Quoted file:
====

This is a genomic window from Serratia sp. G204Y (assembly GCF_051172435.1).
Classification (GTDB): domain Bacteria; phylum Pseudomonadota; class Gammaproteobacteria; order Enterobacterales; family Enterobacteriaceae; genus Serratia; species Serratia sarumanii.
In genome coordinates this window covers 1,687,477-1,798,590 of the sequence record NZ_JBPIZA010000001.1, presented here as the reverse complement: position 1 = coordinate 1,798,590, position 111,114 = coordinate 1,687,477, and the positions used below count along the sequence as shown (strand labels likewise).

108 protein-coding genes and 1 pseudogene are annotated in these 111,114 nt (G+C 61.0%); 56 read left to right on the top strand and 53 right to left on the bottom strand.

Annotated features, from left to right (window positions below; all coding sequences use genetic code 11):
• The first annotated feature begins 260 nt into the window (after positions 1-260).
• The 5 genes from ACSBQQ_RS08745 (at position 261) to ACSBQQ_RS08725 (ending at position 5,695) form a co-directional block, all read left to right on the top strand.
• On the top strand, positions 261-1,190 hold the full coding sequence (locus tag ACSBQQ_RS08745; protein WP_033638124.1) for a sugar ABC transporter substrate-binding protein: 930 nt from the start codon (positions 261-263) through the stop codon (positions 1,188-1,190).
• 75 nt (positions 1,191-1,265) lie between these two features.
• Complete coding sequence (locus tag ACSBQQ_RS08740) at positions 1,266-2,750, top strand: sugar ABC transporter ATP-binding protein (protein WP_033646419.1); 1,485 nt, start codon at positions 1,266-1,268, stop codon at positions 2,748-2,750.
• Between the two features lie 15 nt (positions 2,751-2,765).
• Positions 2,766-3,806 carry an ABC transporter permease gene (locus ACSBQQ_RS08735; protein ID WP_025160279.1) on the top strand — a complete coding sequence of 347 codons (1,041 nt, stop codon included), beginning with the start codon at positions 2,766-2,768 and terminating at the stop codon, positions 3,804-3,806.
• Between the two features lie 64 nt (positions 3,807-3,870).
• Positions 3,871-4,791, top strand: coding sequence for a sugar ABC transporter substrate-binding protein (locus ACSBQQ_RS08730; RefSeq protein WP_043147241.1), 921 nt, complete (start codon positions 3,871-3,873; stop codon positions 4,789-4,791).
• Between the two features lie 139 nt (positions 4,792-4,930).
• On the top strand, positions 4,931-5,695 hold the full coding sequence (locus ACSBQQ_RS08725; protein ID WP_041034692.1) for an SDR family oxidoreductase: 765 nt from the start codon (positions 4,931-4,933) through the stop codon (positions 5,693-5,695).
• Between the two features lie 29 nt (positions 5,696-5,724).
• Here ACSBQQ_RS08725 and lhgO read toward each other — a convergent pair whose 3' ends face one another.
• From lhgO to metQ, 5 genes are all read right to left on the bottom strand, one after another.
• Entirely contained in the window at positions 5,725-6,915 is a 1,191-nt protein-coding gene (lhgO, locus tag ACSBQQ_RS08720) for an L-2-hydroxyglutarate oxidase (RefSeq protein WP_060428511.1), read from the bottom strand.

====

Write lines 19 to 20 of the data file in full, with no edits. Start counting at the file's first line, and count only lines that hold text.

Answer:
• From lhgO to metQ, 5 genes are all read right to left on the bottom strand, one after another.
• Entirely contained in the window at positions 5,725-6,915 is a 1,191-nt protein-coding gene (lhgO, locus tag ACSBQQ_RS08720) for an L-2-hydroxyglutarate oxidase (RefSeq protein WP_060428511.1), read from the bottom strand.